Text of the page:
How to speak like an aliebn — no, that's not a typo

The World in Words
An excerpt from Jomny Sun's book, "everyone’s a aliebn when ur a aliebn too."

If an alien landed on Earth, how would it speak?

According to Jonathan Sun, a self-described “writer, illustrator and person from Twitter,” an alien would probably sound something like a curious toddler prone to typos.

Sun, who is a PhD student at MIT, is the author of the new book, “everyone’s a aliebn when ur a aliebn too,” a sort of children’s book for adults, filled with simple line drawings and existential one-liners.

He’s also a Twitter phenomenon, tweeting from the handle @jonnysun since 2009 (he goes by Jonny but his pen name and character's name is Jomny), with half a million followers, including celebrity fans like "Hamilton" creator Lin-Manuel Miranda.

Central to Sun’s humor is his unique writing style, riddled with misspellings and abbreviations.

For example, his Twitter profile reads: “aliebn confuesed abot humamn lamgauge.” The “aliebn” is Sun’s main alter ego, on Twitter and in his book — a lumpy-headed figure with a thick outline.

But these aren’t just accidental typos.

“I call this kind of misspelling or weird grammar ‘stylized verbal incoherence,’” said Gretchen McCulloch, internet linguist and co-creator of the podcast Lingthusiasm. “By adjusting the spelling, or the grammar, or how you put the words together, you’re indicating that you’re feeling so excited, or overwhelmed, or tired, or sad, or emotional in general that you can’t even string words together.”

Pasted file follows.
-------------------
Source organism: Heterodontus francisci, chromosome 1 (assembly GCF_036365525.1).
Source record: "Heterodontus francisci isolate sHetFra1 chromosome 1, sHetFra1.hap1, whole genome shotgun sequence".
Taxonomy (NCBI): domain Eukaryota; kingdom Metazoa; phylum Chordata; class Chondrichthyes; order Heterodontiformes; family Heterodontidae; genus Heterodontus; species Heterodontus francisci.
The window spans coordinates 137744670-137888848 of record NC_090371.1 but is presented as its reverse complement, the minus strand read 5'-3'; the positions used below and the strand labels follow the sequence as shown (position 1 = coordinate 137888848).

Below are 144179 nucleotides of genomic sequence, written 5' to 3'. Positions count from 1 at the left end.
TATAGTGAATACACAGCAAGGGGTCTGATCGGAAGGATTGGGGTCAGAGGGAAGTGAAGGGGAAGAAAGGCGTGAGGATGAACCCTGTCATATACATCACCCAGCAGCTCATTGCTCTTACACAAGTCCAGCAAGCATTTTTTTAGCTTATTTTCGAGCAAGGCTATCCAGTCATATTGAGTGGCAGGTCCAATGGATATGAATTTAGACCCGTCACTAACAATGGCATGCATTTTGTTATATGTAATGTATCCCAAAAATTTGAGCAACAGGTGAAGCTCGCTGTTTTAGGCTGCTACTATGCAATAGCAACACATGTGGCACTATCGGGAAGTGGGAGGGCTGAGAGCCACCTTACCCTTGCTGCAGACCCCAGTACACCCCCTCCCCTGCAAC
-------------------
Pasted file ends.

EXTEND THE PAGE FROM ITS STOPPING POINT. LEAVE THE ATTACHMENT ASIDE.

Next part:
Twitter comedian and author Jonny Sun.

Twitter comedian and author Jonny Sun (his pen name is Jomny Sun) is pictured.


Alexander Tang/Harper Collins

The child of Chinese immigrants, Sun was a self-professed “huge grammar nerd” growing up in Calgary.

“I don’t think it was ever intentional or super conscious of me, but part of my obsession with English was knowing that I was the person who was the ambassador for English in my family,” Sun said.

Sun follows intentional patterns in the way that he writes to come off as approachable, inserting and swapping some letters while removing others.

“It represents a finer fluency in a language to be able to play with it,” McCulloch said.

“Aliebn” speak has a very specific grammar, one that Sun had to write down in a style guide for his editor when he was writing his book.

All those misspellings and funny grammar choices are just a way to extend a virtual hand.

“Anything that you can get to get people on your side, if you can make them laugh or you can make them think this is adorable or cute in a certain way, if you can win that small connection with that person it opens the door and lets you talk about more emotional things,” Sun said.

Check out the full interview with Sun on the World in Words podcast. Give it a listen by clicking the play button above or, better yet, subscribe at Apple Podcasts or wherever you get your podcasts.

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